As I was praying last night, (time having proceeded in its annoyingly regular fashion), I was struck by a thought. Not a novel thought, certainly, but perhaps a small note to throw into the current conversation on our Holy Father, Pope Francis.

This father of ours has regularly been causing quite a stir. For some that translates to fuss and concern and even accusations of heresy, damage to Holy Mother Church, and possibly leading even to her destruction.

Some of this is related directly to the content of what Francis has been/is saying, but for many, the problems stem from reporters misrepresenting his words, bad translations, and in some cases deliberate distortions of his words, so that he appears to be saying something which is the opposite of what Francis actually said.

This understandably leads to a great deal of concern. Who really wants the world to hear crap or even heretical crap from the pope and think these false distortions are representative of the actual teaching of the Church? It’s a mess! How can the truth be heard amidst all this noise?

Several people have pointed out that this noisy mess might not be such a bad thing.

When Pope Francis was at World Youth Day this summer, he said the following to the Argentine youth gathered before him:
Let me tell you what I hope will be the outcome of World Youth Day: I hope there will be noise. Here there will be noise, I’m quite sure. Here in Rio there will be plenty of noise, no doubt about that. But I want you to make yourselves heard in your dioceses, I want the noise to go out, I want the Church to go out onto the streets, I want us to resist everything worldly, everything static, everything comfortable, everything to do with clericalism, everything that might make us closed in on ourselves. ….May the bishops and priests forgive me if some of you create a bit of confusion afterwards. That’s my advice. Thanks for whatever you can do.

His Holiness knows that there is confusion. How can there not be? We live in a fallen world, we are wounded by sin and concupiscence, the devil and his ilk are active in the world, seeking to undo the work of the Church. The pope speaks and people are so distracted by their apriori notions of what the Church should be that they aren’t very good at listening to what he is actually saying, and we faithful find ourselves needing to rush into the gap and defend the truth against all the nonsense that follows.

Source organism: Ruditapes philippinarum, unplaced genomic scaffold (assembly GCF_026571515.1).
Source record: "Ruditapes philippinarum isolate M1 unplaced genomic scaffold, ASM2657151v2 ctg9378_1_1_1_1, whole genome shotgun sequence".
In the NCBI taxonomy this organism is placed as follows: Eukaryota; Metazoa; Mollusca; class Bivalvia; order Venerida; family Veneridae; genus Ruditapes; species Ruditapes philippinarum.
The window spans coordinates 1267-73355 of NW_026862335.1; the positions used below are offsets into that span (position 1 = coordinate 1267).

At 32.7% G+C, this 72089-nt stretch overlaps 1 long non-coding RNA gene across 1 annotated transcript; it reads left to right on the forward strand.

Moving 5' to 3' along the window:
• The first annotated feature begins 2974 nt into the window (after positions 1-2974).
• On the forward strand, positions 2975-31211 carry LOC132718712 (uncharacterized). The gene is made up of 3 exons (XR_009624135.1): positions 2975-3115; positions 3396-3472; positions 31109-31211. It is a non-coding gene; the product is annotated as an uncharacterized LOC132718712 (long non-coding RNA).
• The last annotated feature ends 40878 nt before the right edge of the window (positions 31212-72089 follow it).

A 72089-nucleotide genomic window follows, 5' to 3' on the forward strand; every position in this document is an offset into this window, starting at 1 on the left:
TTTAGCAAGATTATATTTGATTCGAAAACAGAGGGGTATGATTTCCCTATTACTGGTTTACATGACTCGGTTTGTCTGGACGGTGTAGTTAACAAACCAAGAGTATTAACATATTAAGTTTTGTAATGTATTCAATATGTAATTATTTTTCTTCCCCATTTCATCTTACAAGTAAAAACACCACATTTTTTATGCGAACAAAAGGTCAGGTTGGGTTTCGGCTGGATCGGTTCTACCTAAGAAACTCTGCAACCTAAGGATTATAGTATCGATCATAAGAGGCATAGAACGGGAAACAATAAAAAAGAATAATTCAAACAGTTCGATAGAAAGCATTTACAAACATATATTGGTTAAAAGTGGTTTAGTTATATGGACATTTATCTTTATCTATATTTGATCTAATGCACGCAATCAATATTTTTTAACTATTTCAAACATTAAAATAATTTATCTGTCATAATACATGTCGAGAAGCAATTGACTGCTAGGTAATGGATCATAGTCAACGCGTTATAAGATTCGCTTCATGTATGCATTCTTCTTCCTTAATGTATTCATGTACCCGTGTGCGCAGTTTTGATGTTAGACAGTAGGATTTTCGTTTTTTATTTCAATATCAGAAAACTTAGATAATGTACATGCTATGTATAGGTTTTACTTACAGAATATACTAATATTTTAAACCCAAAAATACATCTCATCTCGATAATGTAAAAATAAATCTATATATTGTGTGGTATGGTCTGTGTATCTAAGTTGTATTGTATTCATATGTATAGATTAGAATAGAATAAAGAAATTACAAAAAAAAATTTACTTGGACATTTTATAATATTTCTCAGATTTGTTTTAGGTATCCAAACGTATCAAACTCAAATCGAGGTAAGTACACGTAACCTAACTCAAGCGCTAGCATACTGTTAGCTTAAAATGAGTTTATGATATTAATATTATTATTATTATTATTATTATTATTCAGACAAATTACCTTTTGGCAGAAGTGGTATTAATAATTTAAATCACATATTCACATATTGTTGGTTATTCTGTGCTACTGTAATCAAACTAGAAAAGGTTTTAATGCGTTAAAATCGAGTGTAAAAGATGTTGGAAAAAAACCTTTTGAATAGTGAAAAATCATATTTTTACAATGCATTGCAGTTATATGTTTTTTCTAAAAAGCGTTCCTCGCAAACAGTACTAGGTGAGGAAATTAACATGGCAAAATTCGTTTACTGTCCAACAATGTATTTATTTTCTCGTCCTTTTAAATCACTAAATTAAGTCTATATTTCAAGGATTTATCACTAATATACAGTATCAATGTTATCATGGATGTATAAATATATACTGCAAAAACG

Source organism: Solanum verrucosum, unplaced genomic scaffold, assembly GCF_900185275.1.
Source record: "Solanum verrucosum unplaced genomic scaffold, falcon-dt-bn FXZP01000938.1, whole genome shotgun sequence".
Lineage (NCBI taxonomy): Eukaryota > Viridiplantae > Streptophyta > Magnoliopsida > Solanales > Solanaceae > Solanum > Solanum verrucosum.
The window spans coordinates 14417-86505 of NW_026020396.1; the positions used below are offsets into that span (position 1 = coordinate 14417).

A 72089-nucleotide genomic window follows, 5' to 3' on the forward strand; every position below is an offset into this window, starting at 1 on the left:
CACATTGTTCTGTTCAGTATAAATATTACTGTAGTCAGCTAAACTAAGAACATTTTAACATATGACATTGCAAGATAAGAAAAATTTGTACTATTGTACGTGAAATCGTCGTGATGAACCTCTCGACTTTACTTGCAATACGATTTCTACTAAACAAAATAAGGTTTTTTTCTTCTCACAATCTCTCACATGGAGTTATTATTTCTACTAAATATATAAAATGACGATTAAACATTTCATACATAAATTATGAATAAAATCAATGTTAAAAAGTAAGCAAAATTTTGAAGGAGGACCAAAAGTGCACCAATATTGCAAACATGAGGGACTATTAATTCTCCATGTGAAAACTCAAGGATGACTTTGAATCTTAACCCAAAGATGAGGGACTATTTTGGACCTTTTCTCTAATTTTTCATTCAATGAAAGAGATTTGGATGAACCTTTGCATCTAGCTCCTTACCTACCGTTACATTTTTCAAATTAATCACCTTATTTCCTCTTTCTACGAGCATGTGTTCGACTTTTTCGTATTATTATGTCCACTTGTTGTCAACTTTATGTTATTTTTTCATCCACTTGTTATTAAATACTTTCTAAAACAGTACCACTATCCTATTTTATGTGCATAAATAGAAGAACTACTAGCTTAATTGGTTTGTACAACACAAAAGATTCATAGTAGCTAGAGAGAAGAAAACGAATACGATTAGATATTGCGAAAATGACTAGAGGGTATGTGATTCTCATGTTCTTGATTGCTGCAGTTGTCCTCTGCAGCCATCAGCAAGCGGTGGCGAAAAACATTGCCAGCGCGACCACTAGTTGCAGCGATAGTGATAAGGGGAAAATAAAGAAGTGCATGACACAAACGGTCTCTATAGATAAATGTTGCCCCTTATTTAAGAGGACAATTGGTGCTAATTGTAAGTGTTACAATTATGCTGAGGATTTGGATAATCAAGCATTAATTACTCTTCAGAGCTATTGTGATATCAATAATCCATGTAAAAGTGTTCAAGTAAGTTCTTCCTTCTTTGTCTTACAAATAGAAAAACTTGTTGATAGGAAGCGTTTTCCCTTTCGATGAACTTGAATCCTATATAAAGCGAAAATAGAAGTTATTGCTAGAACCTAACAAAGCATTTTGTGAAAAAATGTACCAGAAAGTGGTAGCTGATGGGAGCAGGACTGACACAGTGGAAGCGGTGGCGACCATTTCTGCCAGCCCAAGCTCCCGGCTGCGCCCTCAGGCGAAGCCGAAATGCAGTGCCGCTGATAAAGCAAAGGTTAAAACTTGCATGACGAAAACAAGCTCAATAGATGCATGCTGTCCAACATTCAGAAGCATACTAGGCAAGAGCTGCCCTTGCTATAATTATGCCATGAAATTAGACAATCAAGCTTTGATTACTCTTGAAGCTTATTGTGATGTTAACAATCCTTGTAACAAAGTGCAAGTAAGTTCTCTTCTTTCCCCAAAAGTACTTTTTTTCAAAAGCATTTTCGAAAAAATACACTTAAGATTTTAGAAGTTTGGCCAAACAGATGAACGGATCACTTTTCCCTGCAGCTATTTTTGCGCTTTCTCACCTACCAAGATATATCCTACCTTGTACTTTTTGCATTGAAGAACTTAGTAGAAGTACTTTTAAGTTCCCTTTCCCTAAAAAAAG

But here’s the thing: people are listening. I remember how frustrated I would get when John Paul II or Benedict XVI would say something and I’d know about it only of I bothered to check the Vatican website, when there was a website, because it wasn’t being regularly reported. If I wanted to know what he was saying, I had to search it out, and sometimes it was maddening to try to find any translations of a particular homily or address. As the Vatican’s website has improved, these documents are more readily available, but even as recently as last year I had to be proactive on searching then out.

These days, not so much. The media is constantly going crazy over everything Francis says. People who a year ago couldn’t care less are suddenly asking me questions. They hear things, sometimes true, sometimes not, and people want to know about it, and most everyone has strong opinions they want to voice. People are listening.

Francis is speaking the truth, and the truth has a power all its own. Even distorted, the truth is stirring peoples’ hearts, and better yet, these distortions are pushing regular Catholics to speak up and defend the faith. That in itself has a lot of people worried, for American Catholics are not notorious for being well catechized in their own faith, but for anyone willing to put any effort into things, this mess will have people digging to find the truth and talk about it.

I’ve seen the fruits of this already. One of my friends says it has helped him teach his students. They are more curious now, and more willing to ask questions about what the pope said and what the Church believes, precisely because of all the noise. I’ve seen a number if my non-Catholic friends jumping in on conversations with questions or comments. If it were up to each individual, true, this noise would only grow uglier and foul. But it ain’t up to us as individuals to be perfect apologists, it is up to us to try. To read and pray and ask questions or find resources when we aren’t sure of the answers, but most if all to pray and be willing to speak. The Spirit will provide the rest, if we are willing, if we have ears to hear, eyes to see. And mouths to speak.


For it was not in my bow that I trusted
nor yet was I saved by my sword:
it was you who saved us from our foes,
it was you who put our foes to shame.
All day long our boast was in God
and we praised your name without ceasing.

Psalm 44:6-8

We triumph over all these things through him who loved us (Romans 8:37).

If we trust in the Lord, He will lead us aright. A perfect apology of the faith is not expected of any of us. A willingness to defend the truth is. Trust in the Lord, He will provide, and through his strength, the truth will prevail. Not today, not tomorrow, but in time.